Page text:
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yeah sing I think you nailed it in terms of where I need put in the work this year- rolling in the low consequence squirrelly class II stuff. The past couple of years I have just focused on getting flexibility back to be able to roll in any kind of water. I was also transitioning back from c1 to kayak and had been used to finishing with my head on the front deck. I had to unlearn some things. Most of the time paddling a kayak like a c1 works out okay but it really messed with my roll. I’m constantly telling myself to look over my shoulder when I’m finishing my sweep roll.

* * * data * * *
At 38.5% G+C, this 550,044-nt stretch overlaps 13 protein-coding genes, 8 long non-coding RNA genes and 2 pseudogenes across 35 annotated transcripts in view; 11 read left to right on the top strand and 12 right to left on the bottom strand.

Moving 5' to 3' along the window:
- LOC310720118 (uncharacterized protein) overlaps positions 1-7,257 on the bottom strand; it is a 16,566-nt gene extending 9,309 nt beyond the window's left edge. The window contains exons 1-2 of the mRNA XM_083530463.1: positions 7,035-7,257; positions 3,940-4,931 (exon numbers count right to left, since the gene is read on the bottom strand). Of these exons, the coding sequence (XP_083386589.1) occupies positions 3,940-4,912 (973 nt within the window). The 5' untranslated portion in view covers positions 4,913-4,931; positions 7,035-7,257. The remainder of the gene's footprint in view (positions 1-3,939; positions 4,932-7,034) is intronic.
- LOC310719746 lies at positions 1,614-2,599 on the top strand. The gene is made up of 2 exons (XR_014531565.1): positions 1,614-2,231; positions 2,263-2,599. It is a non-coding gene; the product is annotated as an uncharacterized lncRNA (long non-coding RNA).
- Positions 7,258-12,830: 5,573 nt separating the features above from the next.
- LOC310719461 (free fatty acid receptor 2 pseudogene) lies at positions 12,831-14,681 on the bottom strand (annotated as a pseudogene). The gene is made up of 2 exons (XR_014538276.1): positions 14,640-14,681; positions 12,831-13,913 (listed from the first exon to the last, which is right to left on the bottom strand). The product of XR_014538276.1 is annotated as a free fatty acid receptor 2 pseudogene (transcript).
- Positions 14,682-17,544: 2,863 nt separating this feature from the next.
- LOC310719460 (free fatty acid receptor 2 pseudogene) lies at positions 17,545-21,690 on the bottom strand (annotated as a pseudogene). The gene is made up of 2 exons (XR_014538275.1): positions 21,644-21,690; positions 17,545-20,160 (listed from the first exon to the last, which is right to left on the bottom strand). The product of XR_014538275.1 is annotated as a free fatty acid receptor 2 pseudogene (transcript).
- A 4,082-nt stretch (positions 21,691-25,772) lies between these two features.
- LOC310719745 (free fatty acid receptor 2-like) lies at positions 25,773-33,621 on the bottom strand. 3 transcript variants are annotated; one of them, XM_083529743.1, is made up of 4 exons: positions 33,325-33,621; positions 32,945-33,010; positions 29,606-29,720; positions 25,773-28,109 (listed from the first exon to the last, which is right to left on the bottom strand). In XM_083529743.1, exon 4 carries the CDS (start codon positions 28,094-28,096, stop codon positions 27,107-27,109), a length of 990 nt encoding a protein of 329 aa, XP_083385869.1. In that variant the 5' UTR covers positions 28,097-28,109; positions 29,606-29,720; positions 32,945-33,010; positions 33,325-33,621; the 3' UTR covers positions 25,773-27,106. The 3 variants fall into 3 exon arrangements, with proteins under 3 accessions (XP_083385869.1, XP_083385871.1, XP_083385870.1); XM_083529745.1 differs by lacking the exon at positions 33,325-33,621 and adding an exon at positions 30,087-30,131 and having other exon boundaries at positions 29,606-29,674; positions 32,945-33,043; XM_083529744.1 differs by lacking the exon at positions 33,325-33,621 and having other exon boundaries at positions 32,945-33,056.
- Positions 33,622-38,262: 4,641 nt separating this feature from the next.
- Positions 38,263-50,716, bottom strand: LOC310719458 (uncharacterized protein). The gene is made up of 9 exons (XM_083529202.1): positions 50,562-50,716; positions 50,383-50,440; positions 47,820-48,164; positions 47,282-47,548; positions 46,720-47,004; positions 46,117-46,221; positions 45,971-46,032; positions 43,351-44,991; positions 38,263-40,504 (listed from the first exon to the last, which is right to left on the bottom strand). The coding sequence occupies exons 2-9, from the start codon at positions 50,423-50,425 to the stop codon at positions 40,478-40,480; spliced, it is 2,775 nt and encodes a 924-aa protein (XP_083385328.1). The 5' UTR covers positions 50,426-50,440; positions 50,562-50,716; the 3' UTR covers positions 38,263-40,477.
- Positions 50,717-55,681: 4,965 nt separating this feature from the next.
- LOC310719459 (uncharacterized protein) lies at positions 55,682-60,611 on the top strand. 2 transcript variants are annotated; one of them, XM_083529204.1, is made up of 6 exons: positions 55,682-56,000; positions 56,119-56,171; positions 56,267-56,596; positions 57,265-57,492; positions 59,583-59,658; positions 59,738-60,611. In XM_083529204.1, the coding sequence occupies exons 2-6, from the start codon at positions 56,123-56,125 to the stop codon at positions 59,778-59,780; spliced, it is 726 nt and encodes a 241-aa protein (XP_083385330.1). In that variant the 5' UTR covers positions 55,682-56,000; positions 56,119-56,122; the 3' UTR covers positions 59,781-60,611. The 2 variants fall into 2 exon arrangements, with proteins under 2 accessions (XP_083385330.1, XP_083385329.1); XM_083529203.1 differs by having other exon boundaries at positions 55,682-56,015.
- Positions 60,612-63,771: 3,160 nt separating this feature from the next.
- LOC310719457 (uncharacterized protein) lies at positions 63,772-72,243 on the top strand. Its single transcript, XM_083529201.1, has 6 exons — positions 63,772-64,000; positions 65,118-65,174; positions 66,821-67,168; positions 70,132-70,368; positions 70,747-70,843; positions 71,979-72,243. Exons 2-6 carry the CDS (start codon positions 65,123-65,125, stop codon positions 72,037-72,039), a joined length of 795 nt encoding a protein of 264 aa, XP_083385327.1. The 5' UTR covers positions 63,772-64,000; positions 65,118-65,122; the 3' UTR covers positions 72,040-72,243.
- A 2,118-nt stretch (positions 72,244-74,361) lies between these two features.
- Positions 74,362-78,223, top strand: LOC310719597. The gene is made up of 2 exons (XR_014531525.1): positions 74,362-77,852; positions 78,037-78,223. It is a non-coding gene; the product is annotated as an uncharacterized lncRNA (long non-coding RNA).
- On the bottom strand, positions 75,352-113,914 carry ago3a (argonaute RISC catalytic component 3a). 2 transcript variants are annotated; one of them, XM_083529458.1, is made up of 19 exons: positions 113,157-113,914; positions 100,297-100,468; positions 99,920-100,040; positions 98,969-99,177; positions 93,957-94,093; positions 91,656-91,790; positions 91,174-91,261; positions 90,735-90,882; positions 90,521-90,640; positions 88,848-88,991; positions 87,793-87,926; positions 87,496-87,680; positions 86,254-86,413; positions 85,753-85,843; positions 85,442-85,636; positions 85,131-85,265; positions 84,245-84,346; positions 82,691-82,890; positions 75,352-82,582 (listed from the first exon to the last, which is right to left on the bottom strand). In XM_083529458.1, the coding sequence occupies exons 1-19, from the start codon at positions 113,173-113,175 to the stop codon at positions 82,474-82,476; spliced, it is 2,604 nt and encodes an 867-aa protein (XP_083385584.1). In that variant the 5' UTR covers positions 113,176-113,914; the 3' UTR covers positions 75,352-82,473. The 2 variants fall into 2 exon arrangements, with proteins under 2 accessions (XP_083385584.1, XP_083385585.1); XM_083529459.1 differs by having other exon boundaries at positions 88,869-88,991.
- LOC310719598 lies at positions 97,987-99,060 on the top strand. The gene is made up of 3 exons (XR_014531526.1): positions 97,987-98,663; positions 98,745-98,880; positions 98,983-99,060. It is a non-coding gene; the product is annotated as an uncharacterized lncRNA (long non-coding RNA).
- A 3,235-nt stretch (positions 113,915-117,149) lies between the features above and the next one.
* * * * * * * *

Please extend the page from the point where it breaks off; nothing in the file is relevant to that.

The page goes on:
Have you tried practicing rolls in current, capsizing to your upstream side so that the current gives you some assist on your downstream paddle blade as you roll up?

Hey P, I tried some of that last year- the Mulberry was good for that and the upper New back in wv. I need to step up to the swirlies and wave trains. This year I kind of got in rec boater mode through the spring and didn’t get roll practice in. In fact, I was pleasantly surprised with how strong my roll was in flatwater after months of not practicing. (No pool time this winter, Hawaii trip). My second roll practice session on the tail end of an upper New trip wasn’t as good as the first. I know the logic is crazy but I wanted to get out there before my roll deteriorated even more. I still have to think about the mechanics though. I would like to work past that point, and get more reflexive. Then I will think getting out in the deeper runouts and flipping would be more appealing.